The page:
16 August 2007

TAC taking govt to court

AIDS activists said on Wednesday they planned to take the government to court again over its HIV strategy.

South African AIDS activists said on Wednesday they planned to take the government to court again over its HIV strategy and said the sacking of a respected deputy health minister had caused "panic and fear".

The Treatment Action Campaign, South Africa's most influential AIDS lobby group, won a Constitutional Court judgement in 2002 forcing the government to provide anti-AIDS drugs in state hospitals.

The group said it now wanted the high court to force the national health department to let health facilities across South Africa introduce a dual drug therapy regimen in its programmes to prevent transmission of HIV from mothers to children.

So far, only the Western Cape is authorised to provide the therapy. The government generally does not favour drug treatments for AIDS.

"We've sent a letter of demand on mother-to-child transmission," said Zackie Achmat, who founded the group. "Within two weeks we will be back in court on that."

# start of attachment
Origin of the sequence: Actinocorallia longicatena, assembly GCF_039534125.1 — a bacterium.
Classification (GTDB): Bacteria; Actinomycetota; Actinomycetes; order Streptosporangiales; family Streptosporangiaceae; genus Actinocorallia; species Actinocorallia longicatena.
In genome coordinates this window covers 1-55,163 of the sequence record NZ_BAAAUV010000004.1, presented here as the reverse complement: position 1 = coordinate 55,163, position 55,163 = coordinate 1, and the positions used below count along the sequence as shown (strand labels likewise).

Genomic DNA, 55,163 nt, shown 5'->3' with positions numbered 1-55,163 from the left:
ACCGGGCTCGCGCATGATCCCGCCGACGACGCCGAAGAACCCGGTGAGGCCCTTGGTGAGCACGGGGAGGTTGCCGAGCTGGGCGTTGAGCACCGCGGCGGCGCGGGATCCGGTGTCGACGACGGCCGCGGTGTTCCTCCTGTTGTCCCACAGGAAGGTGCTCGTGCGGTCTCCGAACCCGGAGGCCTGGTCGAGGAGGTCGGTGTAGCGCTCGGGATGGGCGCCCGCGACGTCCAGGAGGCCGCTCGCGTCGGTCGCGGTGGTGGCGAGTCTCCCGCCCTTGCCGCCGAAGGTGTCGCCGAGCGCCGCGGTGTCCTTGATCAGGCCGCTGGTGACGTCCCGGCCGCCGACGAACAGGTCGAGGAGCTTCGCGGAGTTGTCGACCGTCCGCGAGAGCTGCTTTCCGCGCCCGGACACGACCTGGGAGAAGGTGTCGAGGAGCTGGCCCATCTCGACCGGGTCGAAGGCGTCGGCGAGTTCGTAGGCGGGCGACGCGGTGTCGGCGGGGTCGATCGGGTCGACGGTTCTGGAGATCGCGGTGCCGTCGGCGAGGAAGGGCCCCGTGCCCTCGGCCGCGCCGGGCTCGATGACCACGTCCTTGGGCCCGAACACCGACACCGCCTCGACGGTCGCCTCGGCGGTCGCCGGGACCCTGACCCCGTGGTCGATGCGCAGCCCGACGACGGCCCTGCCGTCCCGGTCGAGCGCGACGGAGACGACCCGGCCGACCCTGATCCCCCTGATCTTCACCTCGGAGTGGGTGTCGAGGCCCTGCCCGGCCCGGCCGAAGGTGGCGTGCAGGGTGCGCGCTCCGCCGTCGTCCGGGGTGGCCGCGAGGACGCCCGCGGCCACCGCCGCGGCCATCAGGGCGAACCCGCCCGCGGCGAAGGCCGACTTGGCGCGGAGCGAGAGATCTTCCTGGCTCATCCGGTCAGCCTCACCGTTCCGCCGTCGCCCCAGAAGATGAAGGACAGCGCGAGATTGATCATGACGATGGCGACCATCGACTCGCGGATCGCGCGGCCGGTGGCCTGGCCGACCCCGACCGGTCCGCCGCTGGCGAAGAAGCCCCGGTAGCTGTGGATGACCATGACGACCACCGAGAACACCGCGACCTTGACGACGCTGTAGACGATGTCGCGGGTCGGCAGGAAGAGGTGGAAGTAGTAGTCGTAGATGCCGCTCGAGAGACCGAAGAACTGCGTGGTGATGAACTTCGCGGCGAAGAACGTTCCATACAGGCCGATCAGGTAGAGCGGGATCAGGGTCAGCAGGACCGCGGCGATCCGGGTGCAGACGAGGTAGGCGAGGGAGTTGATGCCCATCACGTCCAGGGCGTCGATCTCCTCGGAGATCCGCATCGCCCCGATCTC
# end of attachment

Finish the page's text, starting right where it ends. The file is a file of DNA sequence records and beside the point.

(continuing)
Souring of relations
The step signals a further souring of relations between the government and AIDS activists since President Thabo Mbeki last week fired Deputy Health Minister Nozizwe Madlala-Routledge, who was seen as a pivotal figure in the fight against the disease.

South Africa is battling one of the world's biggest HIV caseloads with about one in nine people infected with the virus, and Mbeki's government has come under fire from activists for failing to halt its spread.

Speaking ahead of a student rally in Cape Town calling for the reinstatement of Madlala-Routledge, Achmat criticised Mbeki for firing the deputy minister - who was accused by the president of insubordination.

"It's a deep tragedy and it is creating a sense of panic and fear among us," said Achmat, who is HIV-positive. "The real reason behind the firing is his personal denialism and his irrational, unconstitutional support of the health minister."

Mbeki has stuck by Health Minister Manto Tshabalala-Msimang, who has angered activists by promoting natural remedies for HIV such as lemon, beetroot and the African potato over antiretroviral drugs, earning her the nickname "Dr Beetroot". – (ReutersHealth)

Read more:
HIV/Aids Centre
DA wants better health control

August 2007


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Dr Sindisiwe van Zyl qualified at the University of Pretoria before working for an HIV/AIDS NPO in Soweto for many years. She was named one of the Mail & Guardian's Top 200 Young South Africans in 2012.

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